What Kind of Offer Can We Expect the Twins to Offer Scott Baker?

Jason Miller

We know that the Twins have interest in bringing back their talented right-hander. How much money should they be putting on the table?

When it comes to free agent pitchers, the Twins have a tendency to roll towards the low-risk, low-reward types. I don't need to list names, because we all have a list we can rattle off the top of our heads. There is some good news, in that the team has $25 to $30 million that they could spend this winter, but we also know that the Twins want to bring in a trio of starting pitchers.

It certainly seems like Baker and the Twins have a mutual interest in staying together, which is a nice change of pace after somewhat similar circumstances with Joe Nathan last season. With the value of Scott's option in the multi millions of dollars range, most of us expect Baker to have to take a massive pay cut to stay in Minnesota.

How can we gauge what Baker could be worth? The problem is that there aren't a lot of pitchers who have A) missed a full season due to Tommy John surgery and recovery who also B) were free agents following a full year rehabbing.

Ben Sheets, like Baker, also missed his age-30 season in its entirety. After a great 2008 he missed the post-season when he tore a tendon in his throwing elbow, then spent 2009 rehabbing. In January of 2010 he signed a $10 million dollar contract with the Oakland Athletics. I'm not sure what was more surprising - the offer or who gave it to him - but I know that we certainly had interest in Sheets pitching for the Twins in 2010. Prior to the tear in his elbow being discovered, it sounds like he was on the cusp of a two-year contract with the Rangers, probably worth $22 to $25 million total.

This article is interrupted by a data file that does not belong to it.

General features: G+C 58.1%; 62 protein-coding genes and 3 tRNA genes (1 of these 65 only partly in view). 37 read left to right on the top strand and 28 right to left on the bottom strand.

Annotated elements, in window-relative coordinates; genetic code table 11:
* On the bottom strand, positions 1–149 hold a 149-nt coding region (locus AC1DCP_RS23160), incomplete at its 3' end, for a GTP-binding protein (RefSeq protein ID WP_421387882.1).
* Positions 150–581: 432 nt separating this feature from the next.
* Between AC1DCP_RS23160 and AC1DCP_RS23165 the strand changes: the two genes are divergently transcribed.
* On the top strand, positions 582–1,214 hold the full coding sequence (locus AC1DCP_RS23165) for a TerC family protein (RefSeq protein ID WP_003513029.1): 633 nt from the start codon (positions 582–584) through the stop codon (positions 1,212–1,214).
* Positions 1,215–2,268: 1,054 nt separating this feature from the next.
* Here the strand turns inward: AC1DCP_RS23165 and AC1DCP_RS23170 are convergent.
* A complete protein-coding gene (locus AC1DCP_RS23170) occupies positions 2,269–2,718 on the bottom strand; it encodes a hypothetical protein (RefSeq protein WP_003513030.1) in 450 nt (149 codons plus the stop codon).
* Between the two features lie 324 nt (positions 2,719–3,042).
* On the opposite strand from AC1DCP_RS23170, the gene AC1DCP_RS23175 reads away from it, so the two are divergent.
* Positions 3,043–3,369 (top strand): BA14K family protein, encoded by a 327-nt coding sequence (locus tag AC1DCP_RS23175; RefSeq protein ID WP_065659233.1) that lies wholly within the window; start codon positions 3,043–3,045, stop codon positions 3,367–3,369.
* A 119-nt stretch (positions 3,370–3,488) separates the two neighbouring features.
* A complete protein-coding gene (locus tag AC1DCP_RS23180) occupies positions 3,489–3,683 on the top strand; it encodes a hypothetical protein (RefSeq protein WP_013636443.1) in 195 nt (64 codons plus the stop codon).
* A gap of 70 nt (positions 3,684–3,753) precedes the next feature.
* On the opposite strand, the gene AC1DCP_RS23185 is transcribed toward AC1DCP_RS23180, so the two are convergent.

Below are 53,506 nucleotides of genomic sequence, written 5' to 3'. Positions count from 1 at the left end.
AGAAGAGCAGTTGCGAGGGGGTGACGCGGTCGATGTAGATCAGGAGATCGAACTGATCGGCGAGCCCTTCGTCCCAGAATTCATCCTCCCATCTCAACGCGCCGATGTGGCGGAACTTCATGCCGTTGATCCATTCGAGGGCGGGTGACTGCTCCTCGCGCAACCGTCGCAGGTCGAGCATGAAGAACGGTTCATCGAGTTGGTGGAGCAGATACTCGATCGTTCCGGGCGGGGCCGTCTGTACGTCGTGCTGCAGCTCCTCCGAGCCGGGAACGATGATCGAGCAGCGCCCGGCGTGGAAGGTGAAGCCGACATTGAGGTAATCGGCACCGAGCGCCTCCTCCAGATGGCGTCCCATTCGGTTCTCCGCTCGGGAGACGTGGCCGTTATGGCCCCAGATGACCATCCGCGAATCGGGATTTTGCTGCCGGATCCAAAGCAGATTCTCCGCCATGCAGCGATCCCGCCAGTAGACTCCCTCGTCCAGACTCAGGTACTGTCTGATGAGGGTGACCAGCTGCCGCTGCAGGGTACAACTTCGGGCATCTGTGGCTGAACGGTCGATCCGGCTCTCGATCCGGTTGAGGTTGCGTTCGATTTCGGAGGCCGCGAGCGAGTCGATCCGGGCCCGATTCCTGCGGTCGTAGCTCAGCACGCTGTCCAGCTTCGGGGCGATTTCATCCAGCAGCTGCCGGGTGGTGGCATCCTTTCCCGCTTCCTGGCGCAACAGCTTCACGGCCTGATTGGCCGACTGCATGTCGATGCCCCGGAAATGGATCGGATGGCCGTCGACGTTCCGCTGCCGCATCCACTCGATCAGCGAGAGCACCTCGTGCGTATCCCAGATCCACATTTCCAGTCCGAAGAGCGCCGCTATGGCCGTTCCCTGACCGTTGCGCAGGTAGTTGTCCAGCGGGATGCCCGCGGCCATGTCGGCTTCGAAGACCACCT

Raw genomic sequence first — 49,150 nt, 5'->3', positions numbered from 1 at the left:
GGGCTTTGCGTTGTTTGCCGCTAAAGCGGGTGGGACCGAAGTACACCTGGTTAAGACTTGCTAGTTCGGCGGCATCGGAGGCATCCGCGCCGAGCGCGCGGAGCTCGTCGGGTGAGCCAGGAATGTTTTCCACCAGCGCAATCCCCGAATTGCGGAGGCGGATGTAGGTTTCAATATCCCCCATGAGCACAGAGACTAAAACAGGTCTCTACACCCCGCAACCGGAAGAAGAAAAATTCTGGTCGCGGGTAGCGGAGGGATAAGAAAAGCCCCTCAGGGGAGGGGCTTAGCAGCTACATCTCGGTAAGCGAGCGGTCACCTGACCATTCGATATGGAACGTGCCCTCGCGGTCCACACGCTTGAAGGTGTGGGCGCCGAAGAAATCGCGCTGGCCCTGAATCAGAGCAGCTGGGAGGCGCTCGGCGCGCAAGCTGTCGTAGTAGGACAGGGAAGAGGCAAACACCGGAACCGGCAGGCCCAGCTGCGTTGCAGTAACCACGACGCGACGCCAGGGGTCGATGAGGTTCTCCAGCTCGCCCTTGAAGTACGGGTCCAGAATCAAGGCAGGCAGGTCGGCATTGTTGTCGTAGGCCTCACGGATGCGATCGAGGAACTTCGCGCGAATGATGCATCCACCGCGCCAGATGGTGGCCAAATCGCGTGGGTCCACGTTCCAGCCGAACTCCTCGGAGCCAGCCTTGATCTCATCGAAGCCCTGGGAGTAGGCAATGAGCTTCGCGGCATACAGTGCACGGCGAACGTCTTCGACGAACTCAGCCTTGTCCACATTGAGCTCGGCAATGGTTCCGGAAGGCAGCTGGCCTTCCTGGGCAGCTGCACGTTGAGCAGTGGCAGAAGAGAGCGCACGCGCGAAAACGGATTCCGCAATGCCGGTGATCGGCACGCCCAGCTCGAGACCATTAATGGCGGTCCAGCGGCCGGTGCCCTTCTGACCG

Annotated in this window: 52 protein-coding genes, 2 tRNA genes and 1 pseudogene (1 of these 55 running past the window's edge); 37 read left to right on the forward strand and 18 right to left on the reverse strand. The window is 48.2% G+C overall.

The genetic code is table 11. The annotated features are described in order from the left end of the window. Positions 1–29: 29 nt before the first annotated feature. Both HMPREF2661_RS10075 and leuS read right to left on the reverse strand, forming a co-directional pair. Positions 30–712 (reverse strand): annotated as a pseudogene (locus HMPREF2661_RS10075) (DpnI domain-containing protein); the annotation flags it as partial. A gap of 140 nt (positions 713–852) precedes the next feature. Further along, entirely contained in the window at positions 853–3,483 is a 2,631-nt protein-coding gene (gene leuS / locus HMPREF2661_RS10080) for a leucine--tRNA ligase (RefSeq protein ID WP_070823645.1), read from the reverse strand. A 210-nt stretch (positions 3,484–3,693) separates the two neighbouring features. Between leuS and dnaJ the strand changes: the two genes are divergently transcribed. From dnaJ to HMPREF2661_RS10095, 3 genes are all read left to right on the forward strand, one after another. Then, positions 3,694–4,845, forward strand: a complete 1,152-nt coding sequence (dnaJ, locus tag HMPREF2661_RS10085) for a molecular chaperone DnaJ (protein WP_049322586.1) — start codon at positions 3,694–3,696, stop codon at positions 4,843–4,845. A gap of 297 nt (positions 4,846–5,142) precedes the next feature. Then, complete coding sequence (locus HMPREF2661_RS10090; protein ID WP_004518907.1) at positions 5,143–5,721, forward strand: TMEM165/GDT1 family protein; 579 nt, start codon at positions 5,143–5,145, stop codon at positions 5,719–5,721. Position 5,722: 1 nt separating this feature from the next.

As the most comparable player, it's pretty safe to say that Baker won't be getting $10 million from anyone this winter. In some part this will be because of his salaries preceding this season ($3 million, $5 million, $6.5 million) as well as what he would have made through his option ($9.25 million) and because Sheets had been over that amount in previous seasons, but also because the baseball landscape has changed.

Perceived talent level, which is just a total crap shoot after Tommy John, also has a lot to do with how much Baker could be worth on the open market. In the five years before his own injury, Sheets averaged just 168 innings per season but in terms of strikeout rates, walk rates, and base runners had also averaged a level that Baker had only managed for 134 innings in 2011. The $10 million Sheets made in 2010 was about 90% of what he would have made in 2009 with the Rangers, but due to that talent level separation I can't see Baker making 90% of the his $9.25 million.

Incentive-laden contracts are smart routes to take for an organization, but there's still a balance that will have to be struck. Just because he wants to return to Minnesota, that doesn't mean that Baker will sign for peanuts with the bulk of his payday tied up in performance incentive clauses.

If I had to guess, I'd imagine that if this gets done then the Twins will sign Baker to a one-year contract worth $3 to $4 million with incentive that push his ceiling to $6 million. How do you see it shaking out? This is, by their own words, a high priority, which makes me think it's only a matter of time until it's actually done.

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